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Sci Adv. 2019 Jul 3;5(7):eaav8391. doi: 10.1126/sciadv.aav8391. eCollection 2019 Jul.

A heritable subset of the core rumen microbiome dictates dairy cow productivity and emissions.

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The Rowett Institute, University of Aberdeen, Ashgrove Road West, Aberdeen AB25 2ZD, UK.
Department of Life Sciences and the National Institute for Biotechnology in the Negev, Ben-Gurion University of the Negev, Be'er Sheva, Israel.
University of Nottingham, School of Biosciences, Sutton Bonington Campus, Loughborough LE12 5RD, UK.
Production Systems, Natural Resources Institute Finland (Luke), 31600 Jokioinen, Finland.
Department of Animal Science, Food and Nutrition-DIANA, Università Cattolica del Sacro Cuore, 29122 Piacenza, Italy.
Swedish University of Agricultural Sciences, Department of Agriculture for Northern Sweden, S-90 183 Umeå, Sweden.
Parco Tecnologico Padano, Via Einstein, 26900 Lodi, Italy.
Institute of Microbiology, Università Cattolica del Sacro Cuore, 29122 Piacenza, Italy.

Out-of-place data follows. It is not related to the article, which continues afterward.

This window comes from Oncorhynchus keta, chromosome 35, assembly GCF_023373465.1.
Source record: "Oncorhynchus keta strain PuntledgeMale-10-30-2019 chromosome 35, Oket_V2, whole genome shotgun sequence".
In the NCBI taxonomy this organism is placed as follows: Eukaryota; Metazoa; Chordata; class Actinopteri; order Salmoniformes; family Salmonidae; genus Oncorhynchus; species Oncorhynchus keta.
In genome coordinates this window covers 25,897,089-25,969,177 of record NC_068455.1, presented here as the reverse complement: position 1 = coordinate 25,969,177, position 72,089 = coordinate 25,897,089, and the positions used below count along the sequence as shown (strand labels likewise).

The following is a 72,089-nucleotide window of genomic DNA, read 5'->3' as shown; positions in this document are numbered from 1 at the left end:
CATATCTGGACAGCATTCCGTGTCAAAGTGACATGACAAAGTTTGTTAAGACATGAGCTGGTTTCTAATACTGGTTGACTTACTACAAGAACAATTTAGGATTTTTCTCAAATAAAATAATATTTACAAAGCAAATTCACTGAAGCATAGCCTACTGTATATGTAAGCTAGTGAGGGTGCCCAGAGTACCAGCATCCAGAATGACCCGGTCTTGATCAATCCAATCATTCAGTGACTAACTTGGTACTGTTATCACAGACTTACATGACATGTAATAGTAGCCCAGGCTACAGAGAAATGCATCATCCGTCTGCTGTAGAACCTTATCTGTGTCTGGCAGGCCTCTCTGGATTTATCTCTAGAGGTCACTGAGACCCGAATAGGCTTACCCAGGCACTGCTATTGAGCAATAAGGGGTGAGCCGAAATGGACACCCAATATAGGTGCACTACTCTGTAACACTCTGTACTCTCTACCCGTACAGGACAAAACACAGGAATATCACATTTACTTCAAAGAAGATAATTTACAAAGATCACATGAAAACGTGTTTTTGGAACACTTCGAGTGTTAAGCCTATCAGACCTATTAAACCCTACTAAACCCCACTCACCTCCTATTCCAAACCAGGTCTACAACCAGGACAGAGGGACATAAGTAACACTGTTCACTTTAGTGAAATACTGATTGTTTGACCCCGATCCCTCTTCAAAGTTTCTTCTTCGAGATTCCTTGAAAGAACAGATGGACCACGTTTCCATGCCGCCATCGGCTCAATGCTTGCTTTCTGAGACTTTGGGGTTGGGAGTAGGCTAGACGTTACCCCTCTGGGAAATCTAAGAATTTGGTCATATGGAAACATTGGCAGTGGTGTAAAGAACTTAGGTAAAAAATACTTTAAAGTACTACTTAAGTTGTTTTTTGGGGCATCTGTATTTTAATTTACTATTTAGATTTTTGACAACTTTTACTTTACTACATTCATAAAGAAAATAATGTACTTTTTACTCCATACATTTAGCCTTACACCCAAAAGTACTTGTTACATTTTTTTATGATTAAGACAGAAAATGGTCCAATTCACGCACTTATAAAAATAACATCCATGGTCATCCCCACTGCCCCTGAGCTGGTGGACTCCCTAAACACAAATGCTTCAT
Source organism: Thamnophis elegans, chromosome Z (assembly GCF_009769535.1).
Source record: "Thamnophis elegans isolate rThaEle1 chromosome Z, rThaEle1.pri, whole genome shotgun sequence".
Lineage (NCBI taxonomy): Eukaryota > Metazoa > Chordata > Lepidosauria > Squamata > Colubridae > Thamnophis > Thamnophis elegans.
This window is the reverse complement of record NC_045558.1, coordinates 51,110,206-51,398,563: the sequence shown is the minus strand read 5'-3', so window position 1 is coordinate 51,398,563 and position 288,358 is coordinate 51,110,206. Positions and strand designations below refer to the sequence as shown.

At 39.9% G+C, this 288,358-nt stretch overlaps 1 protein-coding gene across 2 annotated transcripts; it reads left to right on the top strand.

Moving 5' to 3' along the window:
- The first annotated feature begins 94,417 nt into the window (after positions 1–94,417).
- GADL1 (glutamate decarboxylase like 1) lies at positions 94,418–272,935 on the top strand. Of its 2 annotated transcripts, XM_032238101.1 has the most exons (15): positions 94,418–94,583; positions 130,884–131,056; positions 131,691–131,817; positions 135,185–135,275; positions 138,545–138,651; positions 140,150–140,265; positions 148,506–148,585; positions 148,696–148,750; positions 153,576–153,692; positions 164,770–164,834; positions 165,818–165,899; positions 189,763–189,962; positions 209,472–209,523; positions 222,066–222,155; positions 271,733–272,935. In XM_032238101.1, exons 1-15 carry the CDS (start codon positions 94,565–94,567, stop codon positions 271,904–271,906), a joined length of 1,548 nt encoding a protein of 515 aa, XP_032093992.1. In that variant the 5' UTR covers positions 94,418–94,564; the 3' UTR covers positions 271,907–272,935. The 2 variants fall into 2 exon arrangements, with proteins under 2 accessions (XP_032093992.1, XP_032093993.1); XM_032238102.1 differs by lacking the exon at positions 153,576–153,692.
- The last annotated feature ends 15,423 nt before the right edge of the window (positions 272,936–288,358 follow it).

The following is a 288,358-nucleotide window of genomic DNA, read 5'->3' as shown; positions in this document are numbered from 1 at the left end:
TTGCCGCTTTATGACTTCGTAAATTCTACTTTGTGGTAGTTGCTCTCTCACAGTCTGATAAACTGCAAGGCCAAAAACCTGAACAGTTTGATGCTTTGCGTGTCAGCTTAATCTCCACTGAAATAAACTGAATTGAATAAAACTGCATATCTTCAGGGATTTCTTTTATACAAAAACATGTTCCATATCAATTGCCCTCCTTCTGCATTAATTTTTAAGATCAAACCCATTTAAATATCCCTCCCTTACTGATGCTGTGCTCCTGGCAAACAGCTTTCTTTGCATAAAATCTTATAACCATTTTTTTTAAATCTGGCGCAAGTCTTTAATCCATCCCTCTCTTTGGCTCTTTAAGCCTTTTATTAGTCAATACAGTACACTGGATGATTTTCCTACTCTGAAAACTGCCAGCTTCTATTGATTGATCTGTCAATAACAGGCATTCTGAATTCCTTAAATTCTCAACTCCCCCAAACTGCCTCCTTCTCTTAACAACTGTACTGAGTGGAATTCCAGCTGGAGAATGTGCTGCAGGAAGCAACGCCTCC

Institute of Animal Physiology and Genetics, CAS, v.v.i., Vídeňská 1083, Prague 14220, Czech Republic.
Laboratoire d'Ecologie Alpine, Domaine Universitaire de St Martin d'Hères CNRS, 38041 Grenoble, France.
Departments of Computer Science, Computational Medicine, Human Genetics, and Anesthesiology, University of California, Los Angeles, Los Angeles, CA 90095, USA.


A 1000-cow study across four European countries was undertaken to understand to what extent ruminant microbiomes can be controlled by the host animal and to identify characteristics of the host rumen microbiome axis that determine productivity and methane emissions. A core rumen microbiome, phylogenetically linked and with a preserved hierarchical structure, was identified. A 39-member subset of the core formed hubs in co-occurrence networks linking microbiome structure to host genetics and phenotype (methane emissions, rumen and blood metabolites, and milk production efficiency). These phenotypes can be predicted from the core microbiome using machine learning algorithms. The heritable core microbes, therefore, present primary targets for rumen manipulation toward sustainable and environmentally friendly agriculture.

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